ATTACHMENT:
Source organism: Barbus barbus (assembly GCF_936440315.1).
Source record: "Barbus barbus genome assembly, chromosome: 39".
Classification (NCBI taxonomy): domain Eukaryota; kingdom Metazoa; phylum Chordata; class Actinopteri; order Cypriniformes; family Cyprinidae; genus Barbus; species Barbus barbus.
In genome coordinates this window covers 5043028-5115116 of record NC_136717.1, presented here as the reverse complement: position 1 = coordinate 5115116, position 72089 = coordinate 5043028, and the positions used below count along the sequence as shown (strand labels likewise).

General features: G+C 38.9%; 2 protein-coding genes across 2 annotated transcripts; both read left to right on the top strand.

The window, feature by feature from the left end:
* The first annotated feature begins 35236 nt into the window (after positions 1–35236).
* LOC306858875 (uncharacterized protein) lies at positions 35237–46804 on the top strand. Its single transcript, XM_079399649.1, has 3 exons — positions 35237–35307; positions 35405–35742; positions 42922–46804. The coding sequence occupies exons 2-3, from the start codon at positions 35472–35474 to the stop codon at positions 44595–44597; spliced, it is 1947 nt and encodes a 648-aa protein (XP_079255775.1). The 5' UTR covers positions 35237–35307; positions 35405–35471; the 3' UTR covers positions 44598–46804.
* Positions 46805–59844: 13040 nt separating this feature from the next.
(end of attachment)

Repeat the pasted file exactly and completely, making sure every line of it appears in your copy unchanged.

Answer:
Source organism: Barbus barbus (assembly GCF_936440315.1).
Source record: "Barbus barbus genome assembly, chromosome: 39".
Classification (NCBI taxonomy): domain Eukaryota; kingdom Metazoa; phylum Chordata; class Actinopteri; order Cypriniformes; family Cyprinidae; genus Barbus; species Barbus barbus.
In genome coordinates this window covers 5043028-5115116 of record NC_136717.1, presented here as the reverse complement: position 1 = coordinate 5115116, position 72089 = coordinate 5043028, and the positions used below count along the sequence as shown (strand labels likewise).

General features: G+C 38.9%; 2 protein-coding genes across 2 annotated transcripts; both read left to right on the top strand.

The window, feature by feature from the left end:
* The first annotated feature begins 35236 nt into the window (after positions 1–35236).
* LOC306858875 (uncharacterized protein) lies at positions 35237–46804 on the top strand. Its single transcript, XM_079399649.1, has 3 exons — positions 35237–35307; positions 35405–35742; positions 42922–46804. The coding sequence occupies exons 2-3, from the start codon at positions 35472–35474 to the stop codon at positions 44595–44597; spliced, it is 1947 nt and encodes a 648-aa protein (XP_079255775.1). The 5' UTR covers positions 35237–35307; positions 35405–35471; the 3' UTR covers positions 44598–46804.
* Positions 46805–59844: 13040 nt separating this feature from the next.